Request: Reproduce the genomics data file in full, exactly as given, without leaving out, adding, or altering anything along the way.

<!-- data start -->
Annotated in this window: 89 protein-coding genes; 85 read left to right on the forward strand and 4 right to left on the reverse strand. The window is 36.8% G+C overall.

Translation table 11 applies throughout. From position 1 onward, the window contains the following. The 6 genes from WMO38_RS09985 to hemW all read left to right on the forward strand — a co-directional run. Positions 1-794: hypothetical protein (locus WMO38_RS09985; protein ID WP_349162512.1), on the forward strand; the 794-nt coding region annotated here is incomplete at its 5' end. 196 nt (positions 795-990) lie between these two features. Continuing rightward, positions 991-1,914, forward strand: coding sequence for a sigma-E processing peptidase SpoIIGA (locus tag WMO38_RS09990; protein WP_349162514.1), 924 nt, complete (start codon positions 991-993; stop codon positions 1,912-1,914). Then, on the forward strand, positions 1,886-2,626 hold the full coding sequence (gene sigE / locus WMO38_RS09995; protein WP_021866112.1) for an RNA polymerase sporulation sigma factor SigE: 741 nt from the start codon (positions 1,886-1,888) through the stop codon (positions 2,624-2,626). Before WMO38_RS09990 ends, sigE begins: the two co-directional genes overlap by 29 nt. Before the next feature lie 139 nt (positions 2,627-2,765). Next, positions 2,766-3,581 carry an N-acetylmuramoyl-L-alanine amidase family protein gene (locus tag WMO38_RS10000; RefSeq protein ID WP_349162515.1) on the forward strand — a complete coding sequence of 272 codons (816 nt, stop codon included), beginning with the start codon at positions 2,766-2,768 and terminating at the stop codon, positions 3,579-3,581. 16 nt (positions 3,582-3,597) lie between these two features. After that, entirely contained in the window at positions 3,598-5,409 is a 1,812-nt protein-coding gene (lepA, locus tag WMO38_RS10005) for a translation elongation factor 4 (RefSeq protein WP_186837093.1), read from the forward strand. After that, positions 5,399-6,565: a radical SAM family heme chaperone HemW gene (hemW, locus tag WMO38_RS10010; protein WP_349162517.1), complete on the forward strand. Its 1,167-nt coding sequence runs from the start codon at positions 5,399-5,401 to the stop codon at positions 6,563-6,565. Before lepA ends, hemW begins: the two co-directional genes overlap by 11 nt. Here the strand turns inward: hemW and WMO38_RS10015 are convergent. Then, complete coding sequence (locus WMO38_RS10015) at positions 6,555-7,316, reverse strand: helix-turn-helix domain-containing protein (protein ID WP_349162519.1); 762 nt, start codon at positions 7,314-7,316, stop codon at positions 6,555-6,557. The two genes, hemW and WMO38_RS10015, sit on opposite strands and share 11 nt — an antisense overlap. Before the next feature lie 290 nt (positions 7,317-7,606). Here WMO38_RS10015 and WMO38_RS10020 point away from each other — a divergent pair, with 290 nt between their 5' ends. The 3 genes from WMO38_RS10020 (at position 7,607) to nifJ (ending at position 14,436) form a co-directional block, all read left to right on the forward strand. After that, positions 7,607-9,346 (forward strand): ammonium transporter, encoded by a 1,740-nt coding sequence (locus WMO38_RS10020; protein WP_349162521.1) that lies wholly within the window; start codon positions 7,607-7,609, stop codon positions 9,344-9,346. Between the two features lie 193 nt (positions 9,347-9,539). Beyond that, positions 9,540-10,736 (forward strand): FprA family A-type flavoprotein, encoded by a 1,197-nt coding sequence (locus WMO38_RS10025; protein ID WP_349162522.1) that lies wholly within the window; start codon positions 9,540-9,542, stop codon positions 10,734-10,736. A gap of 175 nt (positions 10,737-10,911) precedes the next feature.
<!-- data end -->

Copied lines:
Annotated in this window: 89 protein-coding genes; 85 read left to right on the forward strand and 4 right to left on the reverse strand. The window is 36.8% G+C overall.

Translation table 11 applies throughout. From position 1 onward, the window contains the following. The 6 genes from WMO38_RS09985 to hemW all read left to right on the forward strand — a co-directional run. Positions 1-794: hypothetical protein (locus WMO38_RS09985; protein ID WP_349162512.1), on the forward strand; the 794-nt coding region annotated here is incomplete at its 5' end. 196 nt (positions 795-990) lie between these two features. Continuing rightward, positions 991-1,914, forward strand: coding sequence for a sigma-E processing peptidase SpoIIGA (locus tag WMO38_RS09990; protein WP_349162514.1), 924 nt, complete (start codon positions 991-993; stop codon positions 1,912-1,914). Then, on the forward strand, positions 1,886-2,626 hold the full coding sequence (gene sigE / locus WMO38_RS09995; protein WP_021866112.1) for an RNA polymerase sporulation sigma factor SigE: 741 nt from the start codon (positions 1,886-1,888) through the stop codon (positions 2,624-2,626). Before WMO38_RS09990 ends, sigE begins: the two co-directional genes overlap by 29 nt. Before the next feature lie 139 nt (positions 2,627-2,765). Next, positions 2,766-3,581 carry an N-acetylmuramoyl-L-alanine amidase family protein gene (locus tag WMO38_RS10000; RefSeq protein ID WP_349162515.1) on the forward strand — a complete coding sequence of 272 codons (816 nt, stop codon included), beginning with the start codon at positions 2,766-2,768 and terminating at the stop codon, positions 3,579-3,581. 16 nt (positions 3,582-3,597) lie between these two features. After that, entirely contained in the window at positions 3,598-5,409 is a 1,812-nt protein-coding gene (lepA, locus tag WMO38_RS10005) for a translation elongation factor 4 (RefSeq protein WP_186837093.1), read from the forward strand. After that, positions 5,399-6,565: a radical SAM family heme chaperone HemW gene (hemW, locus tag WMO38_RS10010; protein WP_349162517.1), complete on the forward strand. Its 1,167-nt coding sequence runs from the start codon at positions 5,399-5,401 to the stop codon at positions 6,563-6,565. Before lepA ends, hemW begins: the two co-directional genes overlap by 11 nt. Here the strand turns inward: hemW and WMO38_RS10015 are convergent. Then, complete coding sequence (locus WMO38_RS10015) at positions 6,555-7,316, reverse strand: helix-turn-helix domain-containing protein (protein ID WP_349162519.1); 762 nt, start codon at positions 7,314-7,316, stop codon at positions 6,555-6,557. The two genes, hemW and WMO38_RS10015, sit on opposite strands and share 11 nt — an antisense overlap. Before the next feature lie 290 nt (positions 7,317-7,606). Here WMO38_RS10015 and WMO38_RS10020 point away from each other — a divergent pair, with 290 nt between their 5' ends. The 3 genes from WMO38_RS10020 (at position 7,607) to nifJ (ending at position 14,436) form a co-directional block, all read left to right on the forward strand. After that, positions 7,607-9,346 (forward strand): ammonium transporter, encoded by a 1,740-nt coding sequence (locus WMO38_RS10020; protein WP_349162521.1) that lies wholly within the window; start codon positions 7,607-7,609, stop codon positions 9,344-9,346. Between the two features lie 193 nt (positions 9,347-9,539). Beyond that, positions 9,540-10,736 (forward strand): FprA family A-type flavoprotein, encoded by a 1,197-nt coding sequence (locus WMO38_RS10025; protein ID WP_349162522.1) that lies wholly within the window; start codon positions 9,540-9,542, stop codon positions 10,734-10,736. A gap of 175 nt (positions 10,737-10,911) precedes the next feature.